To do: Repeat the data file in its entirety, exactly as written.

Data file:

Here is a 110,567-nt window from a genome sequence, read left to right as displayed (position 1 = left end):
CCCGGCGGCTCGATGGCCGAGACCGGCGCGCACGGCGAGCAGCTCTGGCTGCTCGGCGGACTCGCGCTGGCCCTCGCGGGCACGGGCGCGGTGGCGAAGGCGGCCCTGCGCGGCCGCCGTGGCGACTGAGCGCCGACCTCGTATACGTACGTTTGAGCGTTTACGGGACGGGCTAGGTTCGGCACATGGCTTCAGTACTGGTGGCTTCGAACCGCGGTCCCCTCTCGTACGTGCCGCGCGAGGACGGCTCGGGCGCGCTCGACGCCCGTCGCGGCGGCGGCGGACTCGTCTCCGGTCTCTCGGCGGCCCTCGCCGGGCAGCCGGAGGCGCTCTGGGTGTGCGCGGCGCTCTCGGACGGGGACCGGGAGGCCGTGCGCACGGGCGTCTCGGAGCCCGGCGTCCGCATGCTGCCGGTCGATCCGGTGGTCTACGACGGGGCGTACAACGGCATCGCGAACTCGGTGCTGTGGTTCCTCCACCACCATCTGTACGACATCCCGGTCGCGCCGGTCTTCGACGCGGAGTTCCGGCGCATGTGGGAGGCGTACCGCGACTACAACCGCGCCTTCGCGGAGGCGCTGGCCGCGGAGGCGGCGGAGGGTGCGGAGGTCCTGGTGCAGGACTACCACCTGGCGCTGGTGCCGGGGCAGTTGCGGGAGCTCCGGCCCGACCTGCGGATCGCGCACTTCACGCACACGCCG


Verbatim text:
Here is a 110,567-nt window from a genome sequence, read left to right as displayed (position 1 = left end):
CCCGGCGGCTCGATGGCCGAGACCGGCGCGCACGGCGAGCAGCTCTGGCTGCTCGGCGGACTCGCGCTGGCCCTCGCGGGCACGGGCGCGGTGGCGAAGGCGGCCCTGCGCGGCCGCCGTGGCGACTGAGCGCCGACCTCGTATACGTACGTTTGAGCGTTTACGGGACGGGCTAGGTTCGGCACATGGCTTCAGTACTGGTGGCTTCGAACCGCGGTCCCCTCTCGTACGTGCCGCGCGAGGACGGCTCGGGCGCGCTCGACGCCCGTCGCGGCGGCGGCGGACTCGTCTCCGGTCTCTCGGCGGCCCTCGCCGGGCAGCCGGAGGCGCTCTGGGTGTGCGCGGCGCTCTCGGACGGGGACCGGGAGGCCGTGCGCACGGGCGTCTCGGAGCCCGGCGTCCGCATGCTGCCGGTCGATCCGGTGGTCTACGACGGGGCGTACAACGGCATCGCGAACTCGGTGCTGTGGTTCCTCCACCACCATCTGTACGACATCCCGGTCGCGCCGGTCTTCGACGCGGAGTTCCGGCGCATGTGGGAGGCGTACCGCGACTACAACCGCGCCTTCGCGGAGGCGCTGGCCGCGGAGGCGGCGGAGGGTGCGGAGGTCCTGGTGCAGGACTACCACCTGGCGCTGGTGCCGGGGCAGTTGCGGGAGCTCCGGCCCGACCTGCGGATCGCGCACTTCACGCACACGCCG